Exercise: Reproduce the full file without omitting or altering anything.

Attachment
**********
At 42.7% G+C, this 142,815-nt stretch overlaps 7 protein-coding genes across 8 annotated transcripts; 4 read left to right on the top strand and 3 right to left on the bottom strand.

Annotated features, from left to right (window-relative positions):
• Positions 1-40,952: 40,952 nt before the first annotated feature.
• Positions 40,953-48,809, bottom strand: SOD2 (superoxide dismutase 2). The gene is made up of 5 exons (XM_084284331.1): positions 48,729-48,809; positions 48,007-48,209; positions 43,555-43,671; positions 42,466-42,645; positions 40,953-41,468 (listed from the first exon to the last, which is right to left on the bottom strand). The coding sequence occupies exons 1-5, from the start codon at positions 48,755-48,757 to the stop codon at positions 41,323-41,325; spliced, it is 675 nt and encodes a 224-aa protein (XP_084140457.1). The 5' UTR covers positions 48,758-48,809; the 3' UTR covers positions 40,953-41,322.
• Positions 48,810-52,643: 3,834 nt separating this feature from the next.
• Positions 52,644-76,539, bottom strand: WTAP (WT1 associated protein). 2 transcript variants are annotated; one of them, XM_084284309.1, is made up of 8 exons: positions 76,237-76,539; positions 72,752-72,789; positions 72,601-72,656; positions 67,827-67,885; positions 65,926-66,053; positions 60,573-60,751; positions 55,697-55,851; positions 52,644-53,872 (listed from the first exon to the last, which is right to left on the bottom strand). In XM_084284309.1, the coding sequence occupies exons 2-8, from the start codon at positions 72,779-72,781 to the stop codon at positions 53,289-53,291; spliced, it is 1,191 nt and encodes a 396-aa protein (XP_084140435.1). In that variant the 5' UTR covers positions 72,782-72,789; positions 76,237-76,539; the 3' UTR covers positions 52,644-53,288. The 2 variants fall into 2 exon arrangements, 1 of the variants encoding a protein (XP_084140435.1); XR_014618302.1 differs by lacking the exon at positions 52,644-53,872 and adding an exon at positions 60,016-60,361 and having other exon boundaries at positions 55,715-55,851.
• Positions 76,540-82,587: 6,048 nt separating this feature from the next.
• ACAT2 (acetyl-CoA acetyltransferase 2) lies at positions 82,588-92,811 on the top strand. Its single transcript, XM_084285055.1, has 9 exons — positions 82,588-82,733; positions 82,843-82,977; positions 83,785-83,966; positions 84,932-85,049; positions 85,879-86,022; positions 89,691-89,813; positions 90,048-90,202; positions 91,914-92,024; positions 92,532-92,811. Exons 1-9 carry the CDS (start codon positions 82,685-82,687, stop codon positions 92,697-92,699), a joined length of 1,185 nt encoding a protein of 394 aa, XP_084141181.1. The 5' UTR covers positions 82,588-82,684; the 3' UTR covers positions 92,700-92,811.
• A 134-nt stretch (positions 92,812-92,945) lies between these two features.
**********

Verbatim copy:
At 42.7% G+C, this 142,815-nt stretch overlaps 7 protein-coding genes across 8 annotated transcripts; 4 read left to right on the top strand and 3 right to left on the bottom strand.

Annotated features, from left to right (window-relative positions):
• Positions 1-40,952: 40,952 nt before the first annotated feature.
• Positions 40,953-48,809, bottom strand: SOD2 (superoxide dismutase 2). The gene is made up of 5 exons (XM_084284331.1): positions 48,729-48,809; positions 48,007-48,209; positions 43,555-43,671; positions 42,466-42,645; positions 40,953-41,468 (listed from the first exon to the last, which is right to left on the bottom strand). The coding sequence occupies exons 1-5, from the start codon at positions 48,755-48,757 to the stop codon at positions 41,323-41,325; spliced, it is 675 nt and encodes a 224-aa protein (XP_084140457.1). The 5' UTR covers positions 48,758-48,809; the 3' UTR covers positions 40,953-41,322.
• Positions 48,810-52,643: 3,834 nt separating this feature from the next.
• Positions 52,644-76,539, bottom strand: WTAP (WT1 associated protein). 2 transcript variants are annotated; one of them, XM_084284309.1, is made up of 8 exons: positions 76,237-76,539; positions 72,752-72,789; positions 72,601-72,656; positions 67,827-67,885; positions 65,926-66,053; positions 60,573-60,751; positions 55,697-55,851; positions 52,644-53,872 (listed from the first exon to the last, which is right to left on the bottom strand). In XM_084284309.1, the coding sequence occupies exons 2-8, from the start codon at positions 72,779-72,781 to the stop codon at positions 53,289-53,291; spliced, it is 1,191 nt and encodes a 396-aa protein (XP_084140435.1). In that variant the 5' UTR covers positions 72,782-72,789; positions 76,237-76,539; the 3' UTR covers positions 52,644-53,288. The 2 variants fall into 2 exon arrangements, 1 of the variants encoding a protein (XP_084140435.1); XR_014618302.1 differs by lacking the exon at positions 52,644-53,872 and adding an exon at positions 60,016-60,361 and having other exon boundaries at positions 55,715-55,851.
• Positions 76,540-82,587: 6,048 nt separating this feature from the next.
• ACAT2 (acetyl-CoA acetyltransferase 2) lies at positions 82,588-92,811 on the top strand. Its single transcript, XM_084285055.1, has 9 exons — positions 82,588-82,733; positions 82,843-82,977; positions 83,785-83,966; positions 84,932-85,049; positions 85,879-86,022; positions 89,691-89,813; positions 90,048-90,202; positions 91,914-92,024; positions 92,532-92,811. Exons 1-9 carry the CDS (start codon positions 82,685-82,687, stop codon positions 92,697-92,699), a joined length of 1,185 nt encoding a protein of 394 aa, XP_084141181.1. The 5' UTR covers positions 82,588-82,684; the 3' UTR covers positions 92,700-92,811.
• A 134-nt stretch (positions 92,812-92,945) lies between these two features.